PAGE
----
The academic literature in monetary economics is replete with the Taylor Rule and its alternative forms. When academics profusely cite a fellow academic’s work it means it has substantial relevance, because academics are usually very reluctant to give their colleagues credit. Their bar is very high. This is the way the scientific method usually works. Ideas, when subject to systematic scrutiny, are either elevated at some point in their life to theories from the draft status of scientific hypotheses or are discarded. Only genius becomes law. It is not personal. Even the greatest were not exempt from it, as long as intellectual integrity in the process is maintained.
Often scientific hypotheses become de facto laws (or self-fulfilling models which distort reality because of misapplication) and this is a pitfall largely due to politics in academia rather than the intrinsic worth of the ideas themselves. It is useful, therefore, to separate the politics from the reality of economic hypotheses such as the Taylor Rule.
The Federal Reserve does not make monetary policy using the Taylor Rule. The Rule is only a useful benchmark, as John Taylor himself calls it. It is a macroeconomic benchmark because it uses macroindicators of the economy: output gap and deviation from an inflation target. And output gap is a treacherous thing. It is the difference between two variables, not between two, certain, constants. Both the variables, the current output and the potential output, are endogenous to policy, which, in the case of the Federal Reserve, is the federal funds rate. The Rule ends up as a circularity which cannot be resolved without the microeconomics of financial regulation.
The inflation gap between expected inflation (and at times current inflation) and the inflation target, whether that target be implicit or explicit and transparent, is also a policy choice. The deviation could be zero or of little concern if the central bank prefers to tolerate higher inflation to support growth (setting aside the usual debate about its consequences for the purposes of this argument, because in some circumstances higher inflation can be explicitly tolerable as long as the reasons for the level which would be tolerable are ex ante clear. This is one of those times.).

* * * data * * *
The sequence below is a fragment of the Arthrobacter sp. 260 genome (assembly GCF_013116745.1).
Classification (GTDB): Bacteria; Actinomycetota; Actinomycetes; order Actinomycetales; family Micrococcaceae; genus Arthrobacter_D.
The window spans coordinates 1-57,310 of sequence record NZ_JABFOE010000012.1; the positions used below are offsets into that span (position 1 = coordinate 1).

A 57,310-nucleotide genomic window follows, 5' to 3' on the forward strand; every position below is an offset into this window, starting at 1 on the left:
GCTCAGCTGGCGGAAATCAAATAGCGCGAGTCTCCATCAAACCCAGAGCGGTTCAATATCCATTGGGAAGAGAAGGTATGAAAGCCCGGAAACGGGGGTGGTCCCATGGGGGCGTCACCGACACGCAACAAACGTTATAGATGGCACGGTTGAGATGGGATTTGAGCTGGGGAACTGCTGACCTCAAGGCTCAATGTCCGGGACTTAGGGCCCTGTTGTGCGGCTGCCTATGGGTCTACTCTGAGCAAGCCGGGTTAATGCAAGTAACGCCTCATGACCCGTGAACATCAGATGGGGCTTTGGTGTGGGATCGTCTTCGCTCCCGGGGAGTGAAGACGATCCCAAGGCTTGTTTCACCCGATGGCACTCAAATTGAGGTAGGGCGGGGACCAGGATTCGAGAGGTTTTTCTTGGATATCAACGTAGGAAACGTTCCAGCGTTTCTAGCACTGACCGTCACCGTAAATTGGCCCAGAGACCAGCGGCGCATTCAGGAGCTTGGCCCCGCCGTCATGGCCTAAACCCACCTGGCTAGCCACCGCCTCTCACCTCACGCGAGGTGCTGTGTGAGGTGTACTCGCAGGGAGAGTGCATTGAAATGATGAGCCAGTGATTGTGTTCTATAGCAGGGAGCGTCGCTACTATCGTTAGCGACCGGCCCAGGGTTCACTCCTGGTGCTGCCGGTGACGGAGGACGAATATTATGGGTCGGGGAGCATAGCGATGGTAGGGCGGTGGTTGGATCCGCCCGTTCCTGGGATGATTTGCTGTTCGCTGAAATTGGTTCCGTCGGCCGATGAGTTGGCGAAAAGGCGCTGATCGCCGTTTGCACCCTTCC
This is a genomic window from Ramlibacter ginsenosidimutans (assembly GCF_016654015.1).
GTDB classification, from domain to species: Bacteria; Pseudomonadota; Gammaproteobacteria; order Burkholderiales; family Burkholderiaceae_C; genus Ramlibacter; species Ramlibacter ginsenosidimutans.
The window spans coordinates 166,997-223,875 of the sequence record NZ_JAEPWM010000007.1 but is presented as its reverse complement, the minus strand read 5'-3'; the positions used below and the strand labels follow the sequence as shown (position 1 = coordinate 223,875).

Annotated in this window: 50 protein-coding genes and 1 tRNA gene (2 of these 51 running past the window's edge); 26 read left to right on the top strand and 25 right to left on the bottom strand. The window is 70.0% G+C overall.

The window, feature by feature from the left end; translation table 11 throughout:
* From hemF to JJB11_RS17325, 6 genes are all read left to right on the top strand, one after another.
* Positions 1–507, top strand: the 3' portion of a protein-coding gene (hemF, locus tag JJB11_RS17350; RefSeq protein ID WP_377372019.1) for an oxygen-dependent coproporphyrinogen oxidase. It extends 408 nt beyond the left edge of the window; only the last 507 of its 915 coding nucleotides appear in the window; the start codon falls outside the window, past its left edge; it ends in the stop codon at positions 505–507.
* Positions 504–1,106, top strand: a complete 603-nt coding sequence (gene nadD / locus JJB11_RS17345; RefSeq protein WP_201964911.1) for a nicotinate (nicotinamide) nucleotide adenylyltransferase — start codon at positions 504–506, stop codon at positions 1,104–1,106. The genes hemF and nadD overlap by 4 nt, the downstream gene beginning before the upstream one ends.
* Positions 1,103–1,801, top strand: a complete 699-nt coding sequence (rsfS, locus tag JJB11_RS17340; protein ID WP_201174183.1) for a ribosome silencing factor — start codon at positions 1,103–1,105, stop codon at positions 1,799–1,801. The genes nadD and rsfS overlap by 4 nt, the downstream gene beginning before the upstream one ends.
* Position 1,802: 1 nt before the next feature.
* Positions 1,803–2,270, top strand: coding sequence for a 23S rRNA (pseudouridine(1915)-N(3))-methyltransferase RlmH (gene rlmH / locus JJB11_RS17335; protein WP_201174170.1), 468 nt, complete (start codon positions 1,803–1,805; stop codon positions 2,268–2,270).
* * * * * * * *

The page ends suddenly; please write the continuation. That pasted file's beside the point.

Taken together, the reality of output gap and the deviation of inflation make the Taylor Rule itself a policy choice, not a rule. The mechanistic view of the Taylor Rule breaks down in the face of judgment in real time, especially in the econometric white noise of a crisis.
Then what is a central bank to go by? The answer is judgment under incomplete information taking into account all indicators to make policy, which is inherently forward-looking and normative in the immediate term with which central banks are usually concerned by their mandates. The baseline comparison to the Taylor Rule is always backward looking, once the data becomes available, which is with a lag just as monetary policy also acts with a lag of at least 6 to 9 months per the Milton Friedman conjecture (a conjecture, not a law), under normal circumstances.
At the recent American Economic Association (AEA) meetings, the Chairman of the Federal Reserve, was indeed correct (even though he should not have used the Taylor Rule to make his case but a narrative of the policymaking process: “what was Ben thinking when he did what he did?” and that is a pertinent debate to have at the moment if the Fed is to change how it can do things differently going forward by building on its successes such as TALF and discarding its failures such as TARP) that oversight matters to ensure that risks in the markets are managed better. The enforcement of proper financial regulations can mitigate the effects of bubbles, even if regulation may not be able to prevent them, through the monetary transmission mechanism itself: by raising the quality of broad money because of better regulations and their enforcement, contrary to the recent opinion of a distinguished academic economist turned media pundit.
Just as there are detailed indexes for any number of economic variables, even if these are not compiled by the Fed, it is feasible to achieve an aggregated index of systemic risk based on the risk levels of the various types of financial market functions engaged in by the markets. If this were not true, we will not have a measure we can rely on for either inflation or output, the very essence of the Taylor Rule.
The individual risk levels of a few thousand financial institutions are far easier to compile and analyze than the spending or investment habits of millions of people within the borders of a country. Therefore, if inflation and output can be expressed quantitatively, so can both individual risk and systemic risk. Some of this is already done by the Fed at the level of individual banks which it supervises and the financial institutions also measure their risks using established methods. If a systemic measure can therefore be made available due to transparency in the markets instead of the currently pervasive text book causes of market failure, perhaps it could be useful to include it in the Taylor Rule as a third variable to put a weight on it.
Just as was the case after the Great Depression, the government should not have to fly half-blind to make policy to deal with the now more complex financial markets. Better data is one of the purposes of financial regulatory reform. In devising a system for obtaining it, we could also achieve better regulation to catch up with the many changes in the market place since the ‘80s.